Developers share know-how at forum
Economic development officials from throughout Leavenworth County got a chance to hear how-to suggestions firsthand from heavy-hitter commercial developers.
Eighty-six representatives from all of the various planning commissions in the county, economic development directors, city councils, the Leavenworth County Commission and the Leavenworth-Lansing Area Chamber of Commerce attended the forum Aug. 31 at the Riverfront Community Center in Leavenworth.
Discussion panel members were Bob Johnson, chairman of R.H. Johnson Real Estate; Joyce Murray, vice president of Zimmer Real Estate; Dan Bourk, vice president of Grubb-Ellis/The Winbury Group; Joanna Shawver, leasing specialist for Red Development; and Bill Schultz, manager of Red Brokerage.
The panel represented, by Johnson's estimation, "90 percent of commercial retailers in the Midwest."
The list of developments the five have worked on underscores Johnson's point. Murray was project manager for developing the Sprint campus in Lenexa; Shawver is contracted to develop the Legends project near the Kansas Speedway; Johnson's clientele has included several national chains including Burger King and Federal Express; Bourk represents, among other clients, Applebee's; and Schultz brokers for Qdoba Mexican Grill restaurants throughout Kansas.
LAD executive director Lynn McClure said the focus of the forum was to bring together Kansas City developers and local planners, both for spreading their knowledge as well as networking.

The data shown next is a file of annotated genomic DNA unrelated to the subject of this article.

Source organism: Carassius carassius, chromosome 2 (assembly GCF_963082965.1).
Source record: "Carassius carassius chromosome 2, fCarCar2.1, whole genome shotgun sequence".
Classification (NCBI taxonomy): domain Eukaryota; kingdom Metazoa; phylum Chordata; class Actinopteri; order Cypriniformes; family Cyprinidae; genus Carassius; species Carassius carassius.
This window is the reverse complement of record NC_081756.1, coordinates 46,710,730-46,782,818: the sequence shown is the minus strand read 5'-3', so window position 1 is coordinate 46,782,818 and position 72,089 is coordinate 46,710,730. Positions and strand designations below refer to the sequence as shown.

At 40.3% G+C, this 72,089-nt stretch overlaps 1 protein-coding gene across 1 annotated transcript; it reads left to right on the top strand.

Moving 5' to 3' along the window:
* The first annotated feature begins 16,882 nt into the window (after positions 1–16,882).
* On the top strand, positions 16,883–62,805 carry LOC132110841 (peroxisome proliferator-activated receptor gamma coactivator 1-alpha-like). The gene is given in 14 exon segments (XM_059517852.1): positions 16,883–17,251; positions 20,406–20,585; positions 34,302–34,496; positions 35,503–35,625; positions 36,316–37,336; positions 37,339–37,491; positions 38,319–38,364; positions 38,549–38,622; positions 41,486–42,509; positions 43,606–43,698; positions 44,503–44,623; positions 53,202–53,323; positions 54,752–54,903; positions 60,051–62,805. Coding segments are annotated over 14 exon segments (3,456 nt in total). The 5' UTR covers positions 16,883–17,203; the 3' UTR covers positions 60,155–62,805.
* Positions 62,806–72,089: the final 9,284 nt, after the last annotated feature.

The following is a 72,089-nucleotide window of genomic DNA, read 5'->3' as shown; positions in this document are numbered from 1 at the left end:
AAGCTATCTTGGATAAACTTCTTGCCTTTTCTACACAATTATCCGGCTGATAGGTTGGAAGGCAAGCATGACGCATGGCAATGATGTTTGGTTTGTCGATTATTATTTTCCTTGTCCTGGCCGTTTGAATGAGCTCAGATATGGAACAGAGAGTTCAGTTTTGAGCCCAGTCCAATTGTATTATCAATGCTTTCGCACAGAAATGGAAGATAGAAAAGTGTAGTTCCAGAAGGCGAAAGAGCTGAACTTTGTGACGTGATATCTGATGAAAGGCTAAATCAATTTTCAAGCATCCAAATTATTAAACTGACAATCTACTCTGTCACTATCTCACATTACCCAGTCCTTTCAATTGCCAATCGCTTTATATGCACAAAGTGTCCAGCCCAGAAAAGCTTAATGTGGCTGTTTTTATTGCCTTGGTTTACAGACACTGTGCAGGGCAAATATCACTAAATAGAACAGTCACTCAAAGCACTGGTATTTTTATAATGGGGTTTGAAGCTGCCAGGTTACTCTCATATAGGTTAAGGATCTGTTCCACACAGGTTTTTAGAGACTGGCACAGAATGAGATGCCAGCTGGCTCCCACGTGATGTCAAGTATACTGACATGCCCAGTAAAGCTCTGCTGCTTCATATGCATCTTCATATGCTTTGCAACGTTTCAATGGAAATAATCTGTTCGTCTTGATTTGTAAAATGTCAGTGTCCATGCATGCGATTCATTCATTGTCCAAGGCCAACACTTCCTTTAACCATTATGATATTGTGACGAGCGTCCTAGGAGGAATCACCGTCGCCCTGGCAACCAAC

"I think it opened up some other options that might be available to us," said Lansing City council member Harland Russell, who attended the forum.
Among the ideas Russell said he received were the hiring of a development company as a consultant for the city, and how Lansing merchants and restaurants were affected by developments as far away as Zona Rosa in Kansas City, Mo., and the Kansas Speedway in Wyandotte County.
McClure said the most important aspect of the forum was for the attendees to hear from outside experts instead of him on how to attract the eyes of developers to their communities.
Shanae Randolph, director of economic development and the Convention and Visitors Bureau in Lansing, said of the forum, "It was a nice cooperative effort between jurisdictions and the county and a good opportunity for planning commissioners and leaders to ask questions to the developers on how to make the area more marketable."
Lansing Mayor Kenneth Bernard, who also attended, said the forum gave him some good ideas for Lansing, though he wouldn't divulge any specific ones.
Randolph said that the forum helped to reinforce some of the city's goals, such as adding to the city's Web site more information, including maps, traffic counts and demographic data, as well as links to the county property rights database to offer easier access to prospective developers.
One such idea from the meeting was the suggestion by Shawver that incentives and plans be in place to expedite construction of developments.
McClure said that if the time from initial planning to the groundbreaking for a development were set at six months, instead of the two years that local developments often run, communities in the county could attract more developers.
McClure said he planned to have another such forum next year with an emphasis on industrial, instead of retail, development.